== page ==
I want to try IVF straight away, which involves harvesting eggs, rather than the less intrusive IUI (artificial insemination) which involves a few scans to check your most fertile time of the month, one hormone injection to trigger ovulation and a pipette of sperm inserted into your vagina. It’s one step up from a turkey baster.
‘A few months isn’t going to make a difference,’ the consultant reassures me. ‘I would recommend you give it two or three rounds of IUI, and then move straight onto IVF.’
I have been open with close friends and my family about hoping to become pregnant, and I am overwhelmed by the love I feel from those who have told me that they think I’d make a good parent.
Some of the most supportive words come from my mum. ‘You do know that I’ll love you just as much if you don’t have children?’ she says. I cry. I know what an important role being a grandparent is to her. I think I feel that I’ve somehow let her down, or am lesser, by not having had children of my own. I really appreciate her relieving me from the pressures that I have inflicted upon myself.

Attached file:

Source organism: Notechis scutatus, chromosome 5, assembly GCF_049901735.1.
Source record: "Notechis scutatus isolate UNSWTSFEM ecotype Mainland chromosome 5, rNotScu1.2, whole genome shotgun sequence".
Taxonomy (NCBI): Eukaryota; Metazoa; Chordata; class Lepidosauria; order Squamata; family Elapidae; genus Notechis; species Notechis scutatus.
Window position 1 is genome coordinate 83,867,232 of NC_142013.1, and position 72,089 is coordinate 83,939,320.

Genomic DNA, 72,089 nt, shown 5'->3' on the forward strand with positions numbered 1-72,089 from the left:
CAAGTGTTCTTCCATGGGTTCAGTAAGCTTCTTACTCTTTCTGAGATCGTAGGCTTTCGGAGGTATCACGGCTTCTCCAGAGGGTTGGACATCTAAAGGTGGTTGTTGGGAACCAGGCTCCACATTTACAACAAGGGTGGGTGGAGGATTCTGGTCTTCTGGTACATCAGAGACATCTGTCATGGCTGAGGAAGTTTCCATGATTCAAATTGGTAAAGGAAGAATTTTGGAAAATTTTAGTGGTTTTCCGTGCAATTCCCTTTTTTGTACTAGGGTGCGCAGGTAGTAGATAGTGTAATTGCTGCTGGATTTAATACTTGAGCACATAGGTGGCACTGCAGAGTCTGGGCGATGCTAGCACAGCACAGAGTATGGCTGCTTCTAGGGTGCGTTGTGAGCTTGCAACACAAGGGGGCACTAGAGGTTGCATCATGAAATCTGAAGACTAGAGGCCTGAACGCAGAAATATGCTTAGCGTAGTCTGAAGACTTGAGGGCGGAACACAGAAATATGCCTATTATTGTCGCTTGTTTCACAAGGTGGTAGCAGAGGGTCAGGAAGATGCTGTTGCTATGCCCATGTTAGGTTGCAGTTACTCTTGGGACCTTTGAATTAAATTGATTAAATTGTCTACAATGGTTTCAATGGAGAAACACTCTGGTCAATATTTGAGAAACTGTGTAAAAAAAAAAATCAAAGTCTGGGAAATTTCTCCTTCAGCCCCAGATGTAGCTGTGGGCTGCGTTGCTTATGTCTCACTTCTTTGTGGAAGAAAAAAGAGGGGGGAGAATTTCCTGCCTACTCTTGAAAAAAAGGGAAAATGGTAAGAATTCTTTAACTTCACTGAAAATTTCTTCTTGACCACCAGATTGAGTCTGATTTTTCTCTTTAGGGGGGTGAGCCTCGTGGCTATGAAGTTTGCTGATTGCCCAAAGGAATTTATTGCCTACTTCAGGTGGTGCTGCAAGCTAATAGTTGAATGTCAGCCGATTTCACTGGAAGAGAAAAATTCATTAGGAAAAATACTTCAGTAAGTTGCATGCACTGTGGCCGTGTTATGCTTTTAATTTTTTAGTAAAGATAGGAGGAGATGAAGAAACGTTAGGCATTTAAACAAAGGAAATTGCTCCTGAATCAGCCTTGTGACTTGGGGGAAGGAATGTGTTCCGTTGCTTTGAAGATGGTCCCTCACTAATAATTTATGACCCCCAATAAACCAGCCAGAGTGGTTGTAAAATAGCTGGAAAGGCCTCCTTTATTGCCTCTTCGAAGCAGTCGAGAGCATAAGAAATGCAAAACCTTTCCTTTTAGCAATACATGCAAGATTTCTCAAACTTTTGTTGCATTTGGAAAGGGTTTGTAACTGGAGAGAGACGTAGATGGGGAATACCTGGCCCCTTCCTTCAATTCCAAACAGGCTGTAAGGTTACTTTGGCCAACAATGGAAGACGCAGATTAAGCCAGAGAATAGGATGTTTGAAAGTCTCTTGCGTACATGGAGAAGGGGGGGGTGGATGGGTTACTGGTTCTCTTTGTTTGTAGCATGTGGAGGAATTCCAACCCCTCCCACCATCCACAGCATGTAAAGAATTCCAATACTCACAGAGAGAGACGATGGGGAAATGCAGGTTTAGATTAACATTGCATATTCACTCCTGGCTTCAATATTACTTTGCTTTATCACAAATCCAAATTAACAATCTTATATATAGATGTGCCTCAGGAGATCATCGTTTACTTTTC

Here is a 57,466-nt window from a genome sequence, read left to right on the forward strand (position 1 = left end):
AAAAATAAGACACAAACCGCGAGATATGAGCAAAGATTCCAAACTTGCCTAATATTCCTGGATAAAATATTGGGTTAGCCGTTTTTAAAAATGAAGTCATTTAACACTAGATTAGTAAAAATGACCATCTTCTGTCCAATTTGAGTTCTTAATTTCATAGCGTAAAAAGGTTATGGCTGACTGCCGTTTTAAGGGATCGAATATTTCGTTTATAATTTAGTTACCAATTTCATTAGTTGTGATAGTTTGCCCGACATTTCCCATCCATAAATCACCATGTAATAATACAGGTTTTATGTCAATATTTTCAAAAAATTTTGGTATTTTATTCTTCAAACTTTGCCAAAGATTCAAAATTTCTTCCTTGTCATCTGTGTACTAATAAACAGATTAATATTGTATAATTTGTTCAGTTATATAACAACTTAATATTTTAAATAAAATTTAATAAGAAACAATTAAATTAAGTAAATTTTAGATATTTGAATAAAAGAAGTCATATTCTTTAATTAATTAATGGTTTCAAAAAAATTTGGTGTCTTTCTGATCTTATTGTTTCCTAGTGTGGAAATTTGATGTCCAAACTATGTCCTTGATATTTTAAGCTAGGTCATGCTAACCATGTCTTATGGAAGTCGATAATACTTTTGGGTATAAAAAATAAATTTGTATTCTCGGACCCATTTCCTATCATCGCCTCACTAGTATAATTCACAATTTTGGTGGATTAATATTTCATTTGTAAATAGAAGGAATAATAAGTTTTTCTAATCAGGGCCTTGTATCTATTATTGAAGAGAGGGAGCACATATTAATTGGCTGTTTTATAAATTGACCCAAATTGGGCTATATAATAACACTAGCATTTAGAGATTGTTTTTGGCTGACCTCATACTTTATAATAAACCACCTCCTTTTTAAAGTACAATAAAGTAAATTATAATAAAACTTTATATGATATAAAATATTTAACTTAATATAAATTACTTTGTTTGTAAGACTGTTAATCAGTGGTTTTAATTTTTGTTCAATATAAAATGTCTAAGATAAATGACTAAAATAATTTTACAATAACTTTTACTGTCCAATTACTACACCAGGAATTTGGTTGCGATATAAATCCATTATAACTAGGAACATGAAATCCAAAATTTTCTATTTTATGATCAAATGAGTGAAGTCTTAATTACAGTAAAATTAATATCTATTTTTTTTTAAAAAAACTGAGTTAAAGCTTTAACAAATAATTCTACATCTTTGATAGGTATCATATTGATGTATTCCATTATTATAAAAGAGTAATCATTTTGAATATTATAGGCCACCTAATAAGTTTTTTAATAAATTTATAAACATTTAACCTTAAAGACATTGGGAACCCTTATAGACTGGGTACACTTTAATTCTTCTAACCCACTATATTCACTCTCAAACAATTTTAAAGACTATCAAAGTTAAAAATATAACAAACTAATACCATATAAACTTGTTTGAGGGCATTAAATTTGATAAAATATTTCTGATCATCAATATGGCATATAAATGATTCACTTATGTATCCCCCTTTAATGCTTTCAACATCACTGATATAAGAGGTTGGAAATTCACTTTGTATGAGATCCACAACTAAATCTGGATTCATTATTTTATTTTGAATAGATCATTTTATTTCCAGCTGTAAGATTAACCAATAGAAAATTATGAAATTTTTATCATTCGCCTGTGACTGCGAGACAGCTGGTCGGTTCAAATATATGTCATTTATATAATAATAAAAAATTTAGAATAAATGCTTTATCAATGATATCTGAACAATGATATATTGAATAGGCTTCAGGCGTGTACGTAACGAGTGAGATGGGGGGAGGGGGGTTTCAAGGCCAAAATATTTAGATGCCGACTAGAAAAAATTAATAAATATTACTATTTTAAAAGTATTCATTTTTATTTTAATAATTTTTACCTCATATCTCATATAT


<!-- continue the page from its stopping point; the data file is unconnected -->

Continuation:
If life were a film, a convenient male best friend would emerge at this point with an offer of sperm and support. In my reality, I look into sperm donation and artificial insemination.
The clinic gives me the name of a US sperm bank they recommend. The closest thing the sperm bank resembles is a dating website, only with no flirting and a lot more baby pictures. Each donor offers a selection of photos of themselves, including as a baby and as an adult. They share information about why they have chosen to become a donor, and provide a little essay about their outlook on life.
I duly place my order for three vials of sperm – enough for two rounds of insemination (with a vial spare in case one isn’t up to standard, which the clinic recommends doing).
I have counselling sessions, both through the clinic and independently, which confirm to me how important it is to be open with any child about how loved they are, and how they are so wanted that I picked a donor to help me bring them into the world.